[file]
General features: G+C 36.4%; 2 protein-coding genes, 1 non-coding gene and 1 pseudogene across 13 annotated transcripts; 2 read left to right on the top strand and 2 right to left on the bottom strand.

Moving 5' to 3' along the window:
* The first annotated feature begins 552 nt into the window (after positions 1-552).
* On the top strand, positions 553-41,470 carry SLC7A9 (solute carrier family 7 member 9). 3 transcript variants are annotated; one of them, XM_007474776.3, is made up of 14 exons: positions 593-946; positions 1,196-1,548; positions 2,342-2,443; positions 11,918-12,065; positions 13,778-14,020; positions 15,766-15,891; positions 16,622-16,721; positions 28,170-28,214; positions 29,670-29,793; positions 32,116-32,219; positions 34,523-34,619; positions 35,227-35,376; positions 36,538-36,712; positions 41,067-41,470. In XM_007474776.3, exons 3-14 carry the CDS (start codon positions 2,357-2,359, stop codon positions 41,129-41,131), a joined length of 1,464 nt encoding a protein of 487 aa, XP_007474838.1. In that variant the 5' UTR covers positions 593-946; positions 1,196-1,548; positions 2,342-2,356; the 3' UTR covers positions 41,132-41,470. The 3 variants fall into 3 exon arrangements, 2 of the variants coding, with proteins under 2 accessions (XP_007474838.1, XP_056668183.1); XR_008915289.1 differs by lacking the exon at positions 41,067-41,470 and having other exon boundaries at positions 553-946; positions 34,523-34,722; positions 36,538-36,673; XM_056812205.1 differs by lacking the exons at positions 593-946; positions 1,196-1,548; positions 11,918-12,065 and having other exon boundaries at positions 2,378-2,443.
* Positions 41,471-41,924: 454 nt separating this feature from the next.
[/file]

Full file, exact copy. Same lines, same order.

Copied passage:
General features: G+C 36.4%; 2 protein-coding genes, 1 non-coding gene and 1 pseudogene across 13 annotated transcripts; 2 read left to right on the top strand and 2 right to left on the bottom strand.

Moving 5' to 3' along the window:
* The first annotated feature begins 552 nt into the window (after positions 1-552).
* On the top strand, positions 553-41,470 carry SLC7A9 (solute carrier family 7 member 9). 3 transcript variants are annotated; one of them, XM_007474776.3, is made up of 14 exons: positions 593-946; positions 1,196-1,548; positions 2,342-2,443; positions 11,918-12,065; positions 13,778-14,020; positions 15,766-15,891; positions 16,622-16,721; positions 28,170-28,214; positions 29,670-29,793; positions 32,116-32,219; positions 34,523-34,619; positions 35,227-35,376; positions 36,538-36,712; positions 41,067-41,470. In XM_007474776.3, exons 3-14 carry the CDS (start codon positions 2,357-2,359, stop codon positions 41,129-41,131), a joined length of 1,464 nt encoding a protein of 487 aa, XP_007474838.1. In that variant the 5' UTR covers positions 593-946; positions 1,196-1,548; positions 2,342-2,356; the 3' UTR covers positions 41,132-41,470. The 3 variants fall into 3 exon arrangements, 2 of the variants coding, with proteins under 2 accessions (XP_007474838.1, XP_056668183.1); XR_008915289.1 differs by lacking the exon at positions 41,067-41,470 and having other exon boundaries at positions 553-946; positions 34,523-34,722; positions 36,538-36,673; XM_056812205.1 differs by lacking the exons at positions 593-946; positions 1,196-1,548; positions 11,918-12,065 and having other exon boundaries at positions 2,378-2,443.
* Positions 41,471-41,924: 454 nt separating this feature from the next.